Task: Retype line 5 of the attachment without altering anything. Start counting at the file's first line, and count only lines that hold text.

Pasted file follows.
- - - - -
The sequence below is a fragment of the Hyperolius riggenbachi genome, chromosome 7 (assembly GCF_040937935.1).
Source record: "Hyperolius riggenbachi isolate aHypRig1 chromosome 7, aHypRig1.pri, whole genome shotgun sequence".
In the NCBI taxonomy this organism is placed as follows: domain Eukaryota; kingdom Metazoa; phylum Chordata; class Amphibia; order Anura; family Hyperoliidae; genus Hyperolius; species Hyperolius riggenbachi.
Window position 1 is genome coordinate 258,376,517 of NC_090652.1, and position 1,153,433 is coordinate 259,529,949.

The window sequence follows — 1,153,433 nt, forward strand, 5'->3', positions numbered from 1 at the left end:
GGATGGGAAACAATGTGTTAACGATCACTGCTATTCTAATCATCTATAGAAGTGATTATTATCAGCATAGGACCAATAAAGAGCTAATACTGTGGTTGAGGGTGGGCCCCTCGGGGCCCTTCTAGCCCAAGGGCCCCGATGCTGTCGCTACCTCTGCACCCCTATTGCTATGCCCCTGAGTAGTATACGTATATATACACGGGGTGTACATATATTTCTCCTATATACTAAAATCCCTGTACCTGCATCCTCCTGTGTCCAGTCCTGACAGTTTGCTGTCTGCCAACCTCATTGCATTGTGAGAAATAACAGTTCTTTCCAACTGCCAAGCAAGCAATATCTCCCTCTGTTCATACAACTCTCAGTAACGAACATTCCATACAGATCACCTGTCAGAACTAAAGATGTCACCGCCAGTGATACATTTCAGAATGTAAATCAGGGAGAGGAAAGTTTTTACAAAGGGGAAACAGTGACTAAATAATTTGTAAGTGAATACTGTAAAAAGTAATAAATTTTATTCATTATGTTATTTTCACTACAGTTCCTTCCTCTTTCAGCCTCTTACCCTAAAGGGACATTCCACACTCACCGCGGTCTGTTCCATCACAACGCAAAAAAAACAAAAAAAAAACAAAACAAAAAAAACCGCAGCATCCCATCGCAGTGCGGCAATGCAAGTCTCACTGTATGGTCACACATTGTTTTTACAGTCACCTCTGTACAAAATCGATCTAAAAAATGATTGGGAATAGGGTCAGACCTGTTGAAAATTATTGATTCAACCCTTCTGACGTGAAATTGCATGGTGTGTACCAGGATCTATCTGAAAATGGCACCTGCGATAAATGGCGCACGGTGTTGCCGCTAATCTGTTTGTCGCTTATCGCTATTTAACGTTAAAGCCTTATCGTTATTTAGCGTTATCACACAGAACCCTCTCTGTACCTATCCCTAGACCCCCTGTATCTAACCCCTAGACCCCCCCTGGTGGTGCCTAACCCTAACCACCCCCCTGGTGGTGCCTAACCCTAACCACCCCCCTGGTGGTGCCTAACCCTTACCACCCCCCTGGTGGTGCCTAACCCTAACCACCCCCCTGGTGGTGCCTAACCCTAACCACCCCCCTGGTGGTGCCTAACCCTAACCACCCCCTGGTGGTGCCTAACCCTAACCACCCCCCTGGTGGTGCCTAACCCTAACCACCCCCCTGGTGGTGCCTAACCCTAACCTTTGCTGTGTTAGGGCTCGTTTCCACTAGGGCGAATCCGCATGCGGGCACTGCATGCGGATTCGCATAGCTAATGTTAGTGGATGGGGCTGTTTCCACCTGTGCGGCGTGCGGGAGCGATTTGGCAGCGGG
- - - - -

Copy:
The window sequence follows — 1,153,433 nt, forward strand, 5'->3', positions numbered from 1 at the left end: